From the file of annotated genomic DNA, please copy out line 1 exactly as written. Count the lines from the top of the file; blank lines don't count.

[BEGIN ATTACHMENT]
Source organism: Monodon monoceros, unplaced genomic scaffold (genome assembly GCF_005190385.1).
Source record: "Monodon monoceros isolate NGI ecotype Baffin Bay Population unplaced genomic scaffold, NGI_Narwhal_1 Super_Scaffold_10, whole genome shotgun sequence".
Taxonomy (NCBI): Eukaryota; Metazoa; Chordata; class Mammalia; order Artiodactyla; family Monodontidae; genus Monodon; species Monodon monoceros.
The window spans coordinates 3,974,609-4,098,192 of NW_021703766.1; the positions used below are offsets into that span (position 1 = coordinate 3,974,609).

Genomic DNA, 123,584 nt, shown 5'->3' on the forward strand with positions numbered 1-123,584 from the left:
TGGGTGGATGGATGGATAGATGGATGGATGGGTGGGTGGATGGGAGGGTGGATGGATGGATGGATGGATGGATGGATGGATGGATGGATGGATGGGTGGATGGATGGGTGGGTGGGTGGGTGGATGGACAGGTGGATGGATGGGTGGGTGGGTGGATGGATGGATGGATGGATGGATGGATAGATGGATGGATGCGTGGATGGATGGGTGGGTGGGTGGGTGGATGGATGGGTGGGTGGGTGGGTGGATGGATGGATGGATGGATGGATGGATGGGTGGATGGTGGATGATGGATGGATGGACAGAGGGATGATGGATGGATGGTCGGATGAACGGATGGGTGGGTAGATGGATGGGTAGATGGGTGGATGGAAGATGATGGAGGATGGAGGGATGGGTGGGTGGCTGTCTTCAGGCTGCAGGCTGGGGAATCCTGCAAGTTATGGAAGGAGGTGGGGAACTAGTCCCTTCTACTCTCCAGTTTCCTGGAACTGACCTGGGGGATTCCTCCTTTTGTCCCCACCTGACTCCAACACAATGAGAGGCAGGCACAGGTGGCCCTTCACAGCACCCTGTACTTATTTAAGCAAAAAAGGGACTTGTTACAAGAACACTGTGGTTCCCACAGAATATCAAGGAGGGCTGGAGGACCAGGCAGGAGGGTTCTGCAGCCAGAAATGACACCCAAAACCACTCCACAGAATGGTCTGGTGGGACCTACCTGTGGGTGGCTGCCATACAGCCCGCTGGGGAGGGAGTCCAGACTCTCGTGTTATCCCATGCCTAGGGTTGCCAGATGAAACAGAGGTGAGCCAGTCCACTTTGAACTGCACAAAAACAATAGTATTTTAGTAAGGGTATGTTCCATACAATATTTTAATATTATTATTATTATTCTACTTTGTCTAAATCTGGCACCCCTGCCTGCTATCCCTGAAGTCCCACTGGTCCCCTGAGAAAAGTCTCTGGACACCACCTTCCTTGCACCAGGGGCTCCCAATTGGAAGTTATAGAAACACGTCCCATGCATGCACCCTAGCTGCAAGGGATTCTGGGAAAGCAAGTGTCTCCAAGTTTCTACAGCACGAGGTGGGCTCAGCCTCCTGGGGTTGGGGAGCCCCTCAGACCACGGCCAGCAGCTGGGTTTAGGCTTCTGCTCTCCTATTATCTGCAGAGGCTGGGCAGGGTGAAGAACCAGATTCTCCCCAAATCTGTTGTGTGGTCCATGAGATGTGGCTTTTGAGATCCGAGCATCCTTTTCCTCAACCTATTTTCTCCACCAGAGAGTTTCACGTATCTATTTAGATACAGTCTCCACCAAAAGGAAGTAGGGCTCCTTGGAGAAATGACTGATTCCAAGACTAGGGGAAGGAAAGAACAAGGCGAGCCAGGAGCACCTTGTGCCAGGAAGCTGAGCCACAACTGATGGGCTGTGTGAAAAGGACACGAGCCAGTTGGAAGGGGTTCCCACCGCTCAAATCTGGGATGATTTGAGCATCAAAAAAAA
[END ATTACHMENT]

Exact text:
Source organism: Monodon monoceros, unplaced genomic scaffold (genome assembly GCF_005190385.1).